Synopsis by Hans J. Wollstein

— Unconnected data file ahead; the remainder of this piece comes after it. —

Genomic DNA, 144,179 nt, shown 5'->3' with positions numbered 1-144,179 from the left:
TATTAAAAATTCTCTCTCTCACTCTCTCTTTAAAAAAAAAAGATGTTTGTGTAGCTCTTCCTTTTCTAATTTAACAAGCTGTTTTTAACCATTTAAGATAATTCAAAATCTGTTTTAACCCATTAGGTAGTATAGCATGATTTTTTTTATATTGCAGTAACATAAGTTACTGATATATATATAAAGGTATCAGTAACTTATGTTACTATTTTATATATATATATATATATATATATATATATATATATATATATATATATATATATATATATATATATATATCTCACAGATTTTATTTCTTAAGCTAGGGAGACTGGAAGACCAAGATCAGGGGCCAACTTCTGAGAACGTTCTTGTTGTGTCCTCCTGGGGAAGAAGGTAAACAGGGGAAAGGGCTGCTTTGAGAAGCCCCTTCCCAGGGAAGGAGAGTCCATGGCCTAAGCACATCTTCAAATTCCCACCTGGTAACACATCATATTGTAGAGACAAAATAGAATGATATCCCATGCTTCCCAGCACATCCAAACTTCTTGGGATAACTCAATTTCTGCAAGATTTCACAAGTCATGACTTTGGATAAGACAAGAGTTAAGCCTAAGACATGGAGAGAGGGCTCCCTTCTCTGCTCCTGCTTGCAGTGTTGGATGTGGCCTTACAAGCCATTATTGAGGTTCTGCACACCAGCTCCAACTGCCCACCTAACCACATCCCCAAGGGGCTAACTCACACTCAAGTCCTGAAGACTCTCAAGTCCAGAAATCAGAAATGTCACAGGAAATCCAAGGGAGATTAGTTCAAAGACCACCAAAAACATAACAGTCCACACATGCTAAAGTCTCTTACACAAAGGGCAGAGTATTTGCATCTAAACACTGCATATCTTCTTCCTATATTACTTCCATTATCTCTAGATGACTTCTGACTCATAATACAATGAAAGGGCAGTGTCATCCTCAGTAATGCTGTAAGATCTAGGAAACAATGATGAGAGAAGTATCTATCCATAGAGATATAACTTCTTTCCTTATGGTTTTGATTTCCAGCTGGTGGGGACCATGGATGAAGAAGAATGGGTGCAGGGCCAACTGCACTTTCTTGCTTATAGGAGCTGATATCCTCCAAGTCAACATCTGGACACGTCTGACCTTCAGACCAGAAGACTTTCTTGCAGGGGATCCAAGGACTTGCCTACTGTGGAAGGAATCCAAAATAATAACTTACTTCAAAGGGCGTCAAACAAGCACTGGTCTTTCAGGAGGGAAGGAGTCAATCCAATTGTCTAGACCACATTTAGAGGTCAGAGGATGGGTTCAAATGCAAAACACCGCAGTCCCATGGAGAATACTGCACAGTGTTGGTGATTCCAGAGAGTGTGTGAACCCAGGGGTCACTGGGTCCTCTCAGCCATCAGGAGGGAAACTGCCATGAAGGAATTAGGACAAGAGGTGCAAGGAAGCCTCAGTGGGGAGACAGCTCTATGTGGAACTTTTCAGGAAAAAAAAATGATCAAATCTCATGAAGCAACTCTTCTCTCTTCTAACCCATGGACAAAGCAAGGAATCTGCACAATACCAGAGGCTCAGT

The first of four ultra cheap Buddy Roosevelt Westerns produced and directed by Jack Irwin, this film was released to an already crowded states rights market by the poverty row company Syndicate Film Exchange. A former silent screen cowboy who had enjoyed some success in independent oaters of the mid 1920s, Roosevelt (real name: Kenneth Sanderson) was still a box-office draw in smaller venues when Irwin signed him in 1931. In Lightnin' Smith's Return, he plays John Smith, a writer of Western fiction without ever having set foot in the West. A reader, Helen Parker (Barbara Worth), invites him to visit her ranch and learn the real way of the West. The girl goes so far as to arrange a fake holdup for his benefit upon arrival. The entire town is in on the joke as Helen, dressed as the notorious masked bandit, Lightnin' Smith, hands over the "stolen" loot to the stunned Smith. The real Lightnin' (Tom London) turns up in the middle of all this, of course, offering Smith the opportunity to prove himself once and for all by saving Helen and her father (Sam Tittley) from the real outlaw. Leading lady Barbara Worth was also known as Hazel Keener. Although not an official remake, the 1934 Tom Tyler Western Mystery Ranch bears a striking resemblance to Lightnin' Smith's Return.